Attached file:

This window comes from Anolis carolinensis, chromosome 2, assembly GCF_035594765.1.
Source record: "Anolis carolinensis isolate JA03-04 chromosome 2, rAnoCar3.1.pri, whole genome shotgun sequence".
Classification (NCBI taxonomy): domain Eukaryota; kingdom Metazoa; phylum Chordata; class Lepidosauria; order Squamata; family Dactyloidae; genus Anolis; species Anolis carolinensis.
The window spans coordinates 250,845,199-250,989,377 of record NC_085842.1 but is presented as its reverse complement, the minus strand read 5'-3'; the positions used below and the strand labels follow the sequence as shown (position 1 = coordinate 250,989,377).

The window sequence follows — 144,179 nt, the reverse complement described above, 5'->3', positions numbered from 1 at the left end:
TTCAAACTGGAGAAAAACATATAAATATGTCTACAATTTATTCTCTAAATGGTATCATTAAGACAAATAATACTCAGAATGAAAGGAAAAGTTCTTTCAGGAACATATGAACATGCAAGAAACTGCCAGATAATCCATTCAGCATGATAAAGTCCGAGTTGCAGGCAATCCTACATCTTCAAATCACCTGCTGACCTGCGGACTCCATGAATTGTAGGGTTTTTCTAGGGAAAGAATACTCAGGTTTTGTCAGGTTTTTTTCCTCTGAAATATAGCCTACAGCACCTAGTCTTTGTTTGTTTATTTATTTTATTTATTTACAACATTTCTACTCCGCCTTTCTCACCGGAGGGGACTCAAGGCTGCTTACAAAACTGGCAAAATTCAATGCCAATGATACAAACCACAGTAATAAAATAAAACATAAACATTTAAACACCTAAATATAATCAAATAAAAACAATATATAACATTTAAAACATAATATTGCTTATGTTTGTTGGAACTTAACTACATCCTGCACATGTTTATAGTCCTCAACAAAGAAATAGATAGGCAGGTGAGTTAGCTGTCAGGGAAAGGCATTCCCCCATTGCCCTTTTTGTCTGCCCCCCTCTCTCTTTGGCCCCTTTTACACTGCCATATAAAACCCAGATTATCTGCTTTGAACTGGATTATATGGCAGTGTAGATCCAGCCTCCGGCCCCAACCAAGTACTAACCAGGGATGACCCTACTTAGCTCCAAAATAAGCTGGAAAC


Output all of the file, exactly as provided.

This window comes from Anolis carolinensis, chromosome 2, assembly GCF_035594765.1.
Source record: "Anolis carolinensis isolate JA03-04 chromosome 2, rAnoCar3.1.pri, whole genome shotgun sequence".
Classification (NCBI taxonomy): domain Eukaryota; kingdom Metazoa; phylum Chordata; class Lepidosauria; order Squamata; family Dactyloidae; genus Anolis; species Anolis carolinensis.
The window spans coordinates 250,845,199-250,989,377 of record NC_085842.1 but is presented as its reverse complement, the minus strand read 5'-3'; the positions used below and the strand labels follow the sequence as shown (position 1 = coordinate 250,989,377).

The window sequence follows — 144,179 nt, the reverse complement described above, 5'->3', positions numbered from 1 at the left end:
TTCAAACTGGAGAAAAACATATAAATATGTCTACAATTTATTCTCTAAATGGTATCATTAAGACAAATAATACTCAGAATGAAAGGAAAAGTTCTTTCAGGAACATATGAACATGCAAGAAACTGCCAGATAATCCATTCAGCATGATAAAGTCCGAGTTGCAGGCAATCCTACATCTTCAAATCACCTGCTGACCTGCGGACTCCATGAATTGTAGGGTTTTTCTAGGGAAAGAATACTCAGGTTTTGTCAGGTTTTTTTCCTCTGAAATATAGCCTACAGCACCTAGTCTTTGTTTGTTTATTTATTTTATTTATTTACAACATTTCTACTCCGCCTTTCTCACCGGAGGGGACTCAAGGCTGCTTACAAAACTGGCAAAATTCAATGCCAATGATACAAACCACAGTAATAAAATAAAACATAAACATTTAAACACCTAAATATAATCAAATAAAAACAATATATAACATTTAAAACATAATATTGCTTATGTTTGTTGGAACTTAACTACATCCTGCACATGTTTATAGTCCTCAACAAAGAAATAGATAGGCAGGTGAGTTAGCTGTCAGGGAAAGGCATTCCCCCATTGCCCTTTTTGTCTGCCCCCCTCTCTCTTTGGCCCCTTTTACACTGCCATATAAAACCCAGATTATCTGCTTTGAACTGGATTATATGGCAGTGTAGATCCAGCCTCCGGCCCCAACCAAGTACTAACCAGGGATGACCCTACTTAGCTCCAAAATAAGCTGGAAAC